Nesting takes place at different times for different species, so below are a few nest cams that are currently active:

Long-eared Owls in Montana

Allen’s Hummingbirds in California

Ospreys in Maine

Barred Owls in Indiana – most active dusk to dawn

Red-tailed Hawks in California

Have a special nest cam you like?  Let us know! 

 

World Osprey Week: Tracking Osprey Migration

Monday, March 9th, 2015

One of our favorite birds of prey is about to start their osprey_flyingmigratory trek north and you can watch it happen! Breeding Osprey are found not just in the US but also in  Europe. Scientists have put GPS trackers on some of these birds making it possible to follow their migration patterns, and what a show it is! Celebrate World Osprey Week (March 23-29) by following some of these birds on their spring migration– and your classroom can participate.

In the UK, the Rutland Ospreys have a program that enables classes around the world to follow the spring migration of Osprey to both the UK and US. But any of us can check out their interactive map to see where the birds are in real time on their way north through the Americas and from Africa to Europe. If you want an even bigger experience, have your child’s classroom sign up to participate in World Osprey Week March 23-29, and take advantage of their free program to follow these remarkable birds on their long migration north this spring!

You can also track real time migration for four Osprey in the US with The Chesapeake Bay Foundation. If any of these birds nest in your area, you will be sure to know ahead of time when they are going to arrive! And you can compare your local Ospreys’ migration dates with the ones that are being tracked.

Where To See Bald Eagles Now

Sunday, February 15th, 2015

Where To See Bald Eagles Now

What kind of birds are around in February?

Bald_eagle_winter There are always beautiful ducks still pairing off for the season, but often the water is frozen over and they are offshore in the open ocean making it difficult to see them. But February can be an ideal time to see Bald eagles as at that time of year they are in every state in the US except Hawaii. When it is really cold and the fresh water freezes, Bald Eagles comes from all over to visit spots that have open running water so they can fish. It’s one of the few times you can see a bird which was once an endangered species, and often considered a solitary and shy bird, congregating in sometimes pretty large numbers. You can see Bald eagles perched along the water’s edge in the trees watching for movement in the water so they can grab a meal. Sometimes, they are floating on chunks of ice down the river. While it is always a wonderful surprise to see any Bald eagles, if you want to see them in numbers, look for open water in a frozen wooded area and you may have the chance to see multiples of this majestic bird.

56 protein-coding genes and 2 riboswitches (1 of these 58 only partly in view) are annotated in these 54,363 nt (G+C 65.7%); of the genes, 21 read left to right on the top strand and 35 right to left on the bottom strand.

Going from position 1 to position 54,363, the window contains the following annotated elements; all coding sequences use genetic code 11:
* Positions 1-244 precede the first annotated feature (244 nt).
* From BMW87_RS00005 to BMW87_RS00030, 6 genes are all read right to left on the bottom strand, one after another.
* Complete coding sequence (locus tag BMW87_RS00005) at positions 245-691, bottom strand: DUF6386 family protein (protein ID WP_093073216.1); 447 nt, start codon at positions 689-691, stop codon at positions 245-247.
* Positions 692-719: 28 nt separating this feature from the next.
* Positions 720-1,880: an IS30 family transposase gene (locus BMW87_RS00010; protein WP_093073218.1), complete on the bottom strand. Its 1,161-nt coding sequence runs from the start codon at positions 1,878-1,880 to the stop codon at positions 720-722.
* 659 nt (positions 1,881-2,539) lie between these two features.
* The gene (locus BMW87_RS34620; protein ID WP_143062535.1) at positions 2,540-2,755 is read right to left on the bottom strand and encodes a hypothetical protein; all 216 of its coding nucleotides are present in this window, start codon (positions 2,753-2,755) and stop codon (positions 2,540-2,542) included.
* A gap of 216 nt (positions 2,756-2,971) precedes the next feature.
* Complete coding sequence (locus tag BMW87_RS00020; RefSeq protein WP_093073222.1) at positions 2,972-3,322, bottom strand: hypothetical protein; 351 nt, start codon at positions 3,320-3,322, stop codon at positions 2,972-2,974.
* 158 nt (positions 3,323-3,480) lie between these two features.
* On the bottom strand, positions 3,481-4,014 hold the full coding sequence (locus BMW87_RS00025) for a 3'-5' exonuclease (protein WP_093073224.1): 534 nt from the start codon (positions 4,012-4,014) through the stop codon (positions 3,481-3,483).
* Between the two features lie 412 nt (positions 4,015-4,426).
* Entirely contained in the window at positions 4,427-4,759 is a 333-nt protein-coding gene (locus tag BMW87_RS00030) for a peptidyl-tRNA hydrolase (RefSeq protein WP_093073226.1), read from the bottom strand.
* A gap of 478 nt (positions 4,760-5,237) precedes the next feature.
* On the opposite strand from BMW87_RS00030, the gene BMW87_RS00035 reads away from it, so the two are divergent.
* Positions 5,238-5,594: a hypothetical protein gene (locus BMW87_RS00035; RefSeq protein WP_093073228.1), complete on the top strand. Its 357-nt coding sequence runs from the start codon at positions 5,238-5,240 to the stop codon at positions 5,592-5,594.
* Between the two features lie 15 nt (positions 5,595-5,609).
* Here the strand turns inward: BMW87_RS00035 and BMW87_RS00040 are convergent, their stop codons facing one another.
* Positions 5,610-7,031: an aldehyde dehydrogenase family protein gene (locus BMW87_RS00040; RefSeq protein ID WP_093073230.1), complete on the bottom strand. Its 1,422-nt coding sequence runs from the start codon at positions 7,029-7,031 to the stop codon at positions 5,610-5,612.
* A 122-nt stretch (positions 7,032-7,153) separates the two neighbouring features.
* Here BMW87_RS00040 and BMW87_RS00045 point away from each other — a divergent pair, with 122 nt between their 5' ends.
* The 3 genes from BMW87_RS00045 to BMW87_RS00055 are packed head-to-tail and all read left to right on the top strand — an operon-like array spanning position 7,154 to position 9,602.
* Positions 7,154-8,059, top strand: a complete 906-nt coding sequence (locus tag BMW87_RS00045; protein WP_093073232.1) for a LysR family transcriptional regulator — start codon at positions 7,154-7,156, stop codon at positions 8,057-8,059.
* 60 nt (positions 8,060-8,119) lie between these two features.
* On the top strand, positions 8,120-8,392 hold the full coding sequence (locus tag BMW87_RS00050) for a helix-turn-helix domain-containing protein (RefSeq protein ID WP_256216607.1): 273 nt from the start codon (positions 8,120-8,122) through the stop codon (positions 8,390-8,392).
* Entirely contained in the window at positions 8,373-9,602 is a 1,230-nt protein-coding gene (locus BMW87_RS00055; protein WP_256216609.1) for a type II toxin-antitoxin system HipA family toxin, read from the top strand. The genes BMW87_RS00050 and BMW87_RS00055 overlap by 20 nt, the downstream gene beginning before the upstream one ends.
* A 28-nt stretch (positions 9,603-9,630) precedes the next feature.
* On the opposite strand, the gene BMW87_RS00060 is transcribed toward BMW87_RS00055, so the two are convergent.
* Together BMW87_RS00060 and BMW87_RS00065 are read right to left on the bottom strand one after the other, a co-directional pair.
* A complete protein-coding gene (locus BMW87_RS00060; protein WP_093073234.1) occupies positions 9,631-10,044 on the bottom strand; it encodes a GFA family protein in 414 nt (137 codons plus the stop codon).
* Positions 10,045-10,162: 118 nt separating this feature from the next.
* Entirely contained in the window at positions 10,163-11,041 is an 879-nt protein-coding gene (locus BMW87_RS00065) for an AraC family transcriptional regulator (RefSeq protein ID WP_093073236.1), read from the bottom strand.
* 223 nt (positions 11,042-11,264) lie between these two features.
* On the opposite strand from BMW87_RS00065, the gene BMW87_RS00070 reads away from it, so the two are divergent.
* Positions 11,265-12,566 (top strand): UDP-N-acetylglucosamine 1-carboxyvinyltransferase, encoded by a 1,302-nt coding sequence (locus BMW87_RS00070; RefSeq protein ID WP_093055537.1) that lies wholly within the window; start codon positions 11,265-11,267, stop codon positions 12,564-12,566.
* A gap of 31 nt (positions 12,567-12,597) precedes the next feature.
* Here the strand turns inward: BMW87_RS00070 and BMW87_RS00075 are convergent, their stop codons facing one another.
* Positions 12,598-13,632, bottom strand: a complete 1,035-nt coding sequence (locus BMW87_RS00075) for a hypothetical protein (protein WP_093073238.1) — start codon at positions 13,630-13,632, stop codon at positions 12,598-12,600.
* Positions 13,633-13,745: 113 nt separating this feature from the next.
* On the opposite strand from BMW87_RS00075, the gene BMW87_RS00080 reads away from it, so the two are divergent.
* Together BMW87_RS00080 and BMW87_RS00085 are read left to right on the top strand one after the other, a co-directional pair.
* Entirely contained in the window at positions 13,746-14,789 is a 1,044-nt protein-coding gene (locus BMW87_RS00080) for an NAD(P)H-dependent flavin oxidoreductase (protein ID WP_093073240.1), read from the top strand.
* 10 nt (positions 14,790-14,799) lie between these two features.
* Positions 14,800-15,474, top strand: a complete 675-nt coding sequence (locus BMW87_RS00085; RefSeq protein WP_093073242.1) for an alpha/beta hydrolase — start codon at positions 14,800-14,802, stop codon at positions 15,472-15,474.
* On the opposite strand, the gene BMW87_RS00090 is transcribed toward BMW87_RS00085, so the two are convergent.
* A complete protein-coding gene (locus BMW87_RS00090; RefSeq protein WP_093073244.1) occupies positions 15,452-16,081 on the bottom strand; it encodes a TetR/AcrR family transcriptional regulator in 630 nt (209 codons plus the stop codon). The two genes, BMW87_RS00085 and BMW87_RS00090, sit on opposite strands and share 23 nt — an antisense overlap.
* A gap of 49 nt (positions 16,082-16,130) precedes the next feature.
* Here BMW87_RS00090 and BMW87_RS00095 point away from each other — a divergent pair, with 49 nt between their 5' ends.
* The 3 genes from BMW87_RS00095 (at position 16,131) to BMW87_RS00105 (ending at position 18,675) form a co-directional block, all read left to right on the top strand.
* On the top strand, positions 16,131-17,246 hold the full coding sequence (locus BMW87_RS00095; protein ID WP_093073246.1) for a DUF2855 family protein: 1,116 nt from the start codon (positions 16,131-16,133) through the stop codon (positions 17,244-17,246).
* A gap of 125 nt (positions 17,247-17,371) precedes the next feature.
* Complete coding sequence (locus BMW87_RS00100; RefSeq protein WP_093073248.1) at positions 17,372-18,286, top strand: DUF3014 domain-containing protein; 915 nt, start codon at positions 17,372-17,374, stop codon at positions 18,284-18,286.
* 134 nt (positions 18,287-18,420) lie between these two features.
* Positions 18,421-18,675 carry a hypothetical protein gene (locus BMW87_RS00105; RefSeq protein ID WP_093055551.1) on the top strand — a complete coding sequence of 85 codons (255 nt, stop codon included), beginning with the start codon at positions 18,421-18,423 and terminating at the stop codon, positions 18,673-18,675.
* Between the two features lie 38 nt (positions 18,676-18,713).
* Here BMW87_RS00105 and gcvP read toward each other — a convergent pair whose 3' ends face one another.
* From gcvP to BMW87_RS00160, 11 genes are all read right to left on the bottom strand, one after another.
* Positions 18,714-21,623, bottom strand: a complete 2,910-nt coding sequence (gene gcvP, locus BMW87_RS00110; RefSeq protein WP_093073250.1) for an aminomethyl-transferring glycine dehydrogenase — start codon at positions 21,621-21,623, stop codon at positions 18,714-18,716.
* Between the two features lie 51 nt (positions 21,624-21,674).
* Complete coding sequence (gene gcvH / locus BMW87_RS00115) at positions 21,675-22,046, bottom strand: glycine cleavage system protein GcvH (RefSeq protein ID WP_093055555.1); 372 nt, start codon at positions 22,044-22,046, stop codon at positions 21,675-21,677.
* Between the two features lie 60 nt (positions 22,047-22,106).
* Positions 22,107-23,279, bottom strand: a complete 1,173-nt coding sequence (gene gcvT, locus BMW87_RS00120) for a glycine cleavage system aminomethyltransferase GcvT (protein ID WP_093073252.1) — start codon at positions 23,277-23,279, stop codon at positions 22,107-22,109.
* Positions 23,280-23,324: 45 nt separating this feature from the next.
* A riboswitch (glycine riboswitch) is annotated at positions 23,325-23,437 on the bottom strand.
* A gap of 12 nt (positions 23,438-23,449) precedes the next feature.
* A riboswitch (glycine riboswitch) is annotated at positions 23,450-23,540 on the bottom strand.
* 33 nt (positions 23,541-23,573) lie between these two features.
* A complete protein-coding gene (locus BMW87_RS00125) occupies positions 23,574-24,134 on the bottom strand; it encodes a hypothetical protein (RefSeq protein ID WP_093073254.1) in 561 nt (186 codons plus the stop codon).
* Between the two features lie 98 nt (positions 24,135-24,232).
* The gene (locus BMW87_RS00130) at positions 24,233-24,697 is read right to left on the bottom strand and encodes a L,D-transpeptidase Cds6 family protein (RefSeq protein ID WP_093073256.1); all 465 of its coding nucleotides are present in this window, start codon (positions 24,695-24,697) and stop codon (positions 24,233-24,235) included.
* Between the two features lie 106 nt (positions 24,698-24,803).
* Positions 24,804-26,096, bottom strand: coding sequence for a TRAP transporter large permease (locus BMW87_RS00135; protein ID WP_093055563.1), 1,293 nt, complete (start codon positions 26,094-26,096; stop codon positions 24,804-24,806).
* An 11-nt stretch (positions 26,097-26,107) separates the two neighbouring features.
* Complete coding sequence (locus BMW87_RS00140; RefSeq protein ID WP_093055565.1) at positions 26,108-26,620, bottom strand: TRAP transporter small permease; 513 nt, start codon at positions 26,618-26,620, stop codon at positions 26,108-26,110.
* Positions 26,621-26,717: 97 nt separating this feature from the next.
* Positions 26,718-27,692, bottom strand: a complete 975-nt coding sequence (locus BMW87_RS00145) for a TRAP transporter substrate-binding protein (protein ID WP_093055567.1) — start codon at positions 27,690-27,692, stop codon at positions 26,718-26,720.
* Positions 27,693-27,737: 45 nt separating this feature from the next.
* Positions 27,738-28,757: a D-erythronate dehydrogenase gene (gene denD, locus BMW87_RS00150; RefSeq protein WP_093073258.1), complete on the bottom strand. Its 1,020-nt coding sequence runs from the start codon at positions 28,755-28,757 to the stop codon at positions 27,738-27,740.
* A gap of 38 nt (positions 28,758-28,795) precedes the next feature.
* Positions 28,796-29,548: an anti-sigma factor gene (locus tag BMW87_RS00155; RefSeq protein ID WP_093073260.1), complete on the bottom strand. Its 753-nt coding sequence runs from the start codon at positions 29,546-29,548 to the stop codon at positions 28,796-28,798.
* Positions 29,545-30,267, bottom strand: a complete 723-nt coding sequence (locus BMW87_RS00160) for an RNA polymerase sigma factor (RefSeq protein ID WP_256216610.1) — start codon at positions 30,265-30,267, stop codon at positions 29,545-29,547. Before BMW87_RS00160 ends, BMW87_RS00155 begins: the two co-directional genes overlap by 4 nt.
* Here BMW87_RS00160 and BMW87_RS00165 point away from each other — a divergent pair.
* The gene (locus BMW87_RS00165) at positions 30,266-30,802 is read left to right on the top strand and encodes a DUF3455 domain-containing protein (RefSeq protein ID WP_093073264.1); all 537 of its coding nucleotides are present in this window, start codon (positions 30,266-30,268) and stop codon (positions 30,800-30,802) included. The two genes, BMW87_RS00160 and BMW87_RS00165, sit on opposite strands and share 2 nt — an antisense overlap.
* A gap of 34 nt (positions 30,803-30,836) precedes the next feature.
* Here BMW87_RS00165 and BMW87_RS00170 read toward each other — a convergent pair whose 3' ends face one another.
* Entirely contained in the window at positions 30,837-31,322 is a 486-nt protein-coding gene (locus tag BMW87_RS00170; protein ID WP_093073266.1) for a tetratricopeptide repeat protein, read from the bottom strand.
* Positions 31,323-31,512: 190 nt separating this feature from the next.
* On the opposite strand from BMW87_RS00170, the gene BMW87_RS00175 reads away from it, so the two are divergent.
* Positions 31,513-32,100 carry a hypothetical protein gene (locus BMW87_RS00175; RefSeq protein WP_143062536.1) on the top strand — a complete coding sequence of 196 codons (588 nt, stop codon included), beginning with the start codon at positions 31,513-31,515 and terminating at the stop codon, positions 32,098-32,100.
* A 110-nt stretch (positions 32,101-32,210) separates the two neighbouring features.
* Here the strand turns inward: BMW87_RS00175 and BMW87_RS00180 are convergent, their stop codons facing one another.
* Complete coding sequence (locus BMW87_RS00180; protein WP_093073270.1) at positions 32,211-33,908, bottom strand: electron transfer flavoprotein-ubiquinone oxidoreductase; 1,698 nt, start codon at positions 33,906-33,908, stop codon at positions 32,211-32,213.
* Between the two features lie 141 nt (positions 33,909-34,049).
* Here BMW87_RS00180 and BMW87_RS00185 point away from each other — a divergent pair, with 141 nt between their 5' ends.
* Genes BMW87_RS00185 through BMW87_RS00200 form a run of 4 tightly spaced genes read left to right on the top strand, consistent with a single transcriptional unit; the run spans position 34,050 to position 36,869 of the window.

If you’re up for a trip outside, here are a few spots in the US to view Bald eagles:

The Klamath Basin, on the California-Oregon border, has the largest number of wintering bald eagles in the continental US with as many as 1,000 eagles during January and February. Many of the birds are visible from the Lower Klamath and Tule Lake auto tours. Call the Klamath Basin National Wildlife Refuge at (530) 667-2231

Nelson Dewey State Park in Cassville, Wisconsin, where there are a lot of Bald eagles December through February on the open water below the locks and dams. Visit the park and head for the bluffs.  Call them at 888-947-2757.

New York’s Hudson River And Sullivan County is less than 2 hours outside of NYC, but is a great place to spot wintering eagles. Blinds are located at Mongaup Reservoir and at Minisink Ford locations. Contact the Hudson River Foundation, (212) HUDSON. For information about Sullivan County’s eagles, call The Eagle Institute at (845) 557-6162.

Watching eagles means being respectful of them. Winter is a time when food is hard to come by, so here are some things  you are encouraged to do for the eagles’ sake:

* Remain in or near your vehicle at roadside viewing locations.
* Move quickly and quietly to observation blinds, where you can remain hidden from view while watching the eagles.
* Avoid loud noises, such as yelling, car door slamming, horn honking and unnecessary movement.
* Use binoculars and a spotting scope instead of trying to get “a little bit closer.”
* Don’t do anything to try to make the eagle fly.

Source:  Delaware Highlands Conservancy